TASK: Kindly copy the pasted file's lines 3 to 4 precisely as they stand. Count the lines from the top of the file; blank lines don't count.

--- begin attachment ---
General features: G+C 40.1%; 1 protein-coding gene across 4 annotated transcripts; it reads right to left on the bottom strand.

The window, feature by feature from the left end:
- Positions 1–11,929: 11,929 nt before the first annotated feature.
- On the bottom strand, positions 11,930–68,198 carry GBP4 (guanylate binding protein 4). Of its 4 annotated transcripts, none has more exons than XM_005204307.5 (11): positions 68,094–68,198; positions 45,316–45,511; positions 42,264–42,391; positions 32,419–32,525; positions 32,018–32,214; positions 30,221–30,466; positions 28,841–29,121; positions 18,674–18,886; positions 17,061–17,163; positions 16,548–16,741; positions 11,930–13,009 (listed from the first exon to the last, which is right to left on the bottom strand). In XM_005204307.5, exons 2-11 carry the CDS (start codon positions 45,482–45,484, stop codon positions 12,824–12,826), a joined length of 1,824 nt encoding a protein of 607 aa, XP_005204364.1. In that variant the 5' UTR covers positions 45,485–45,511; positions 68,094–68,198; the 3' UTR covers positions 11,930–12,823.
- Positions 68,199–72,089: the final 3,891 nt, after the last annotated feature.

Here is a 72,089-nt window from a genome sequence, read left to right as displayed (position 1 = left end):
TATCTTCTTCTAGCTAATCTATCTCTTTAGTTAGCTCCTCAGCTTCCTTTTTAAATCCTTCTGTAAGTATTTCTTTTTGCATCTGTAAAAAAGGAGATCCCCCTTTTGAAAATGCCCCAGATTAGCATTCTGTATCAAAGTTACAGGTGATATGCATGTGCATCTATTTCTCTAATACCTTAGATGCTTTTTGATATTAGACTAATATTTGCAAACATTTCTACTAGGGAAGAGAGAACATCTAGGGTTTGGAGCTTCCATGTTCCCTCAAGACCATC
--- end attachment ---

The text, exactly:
- Positions 1–11,929: 11,929 nt before the first annotated feature.
- On the bottom strand, positions 11,930–68,198 carry GBP4 (guanylate binding protein 4). Of its 4 annotated transcripts, none has more exons than XM_005204307.5 (11): positions 68,094–68,198; positions 45,316–45,511; positions 42,264–42,391; positions 32,419–32,525; positions 32,018–32,214; positions 30,221–30,466; positions 28,841–29,121; positions 18,674–18,886; positions 17,061–17,163; positions 16,548–16,741; positions 11,930–13,009 (listed from the first exon to the last, which is right to left on the bottom strand). In XM_005204307.5, exons 2-11 carry the CDS (start codon positions 45,482–45,484, stop codon positions 12,824–12,826), a joined length of 1,824 nt encoding a protein of 607 aa, XP_005204364.1. In that variant the 5' UTR covers positions 45,485–45,511; positions 68,094–68,198; the 3' UTR covers positions 11,930–12,823.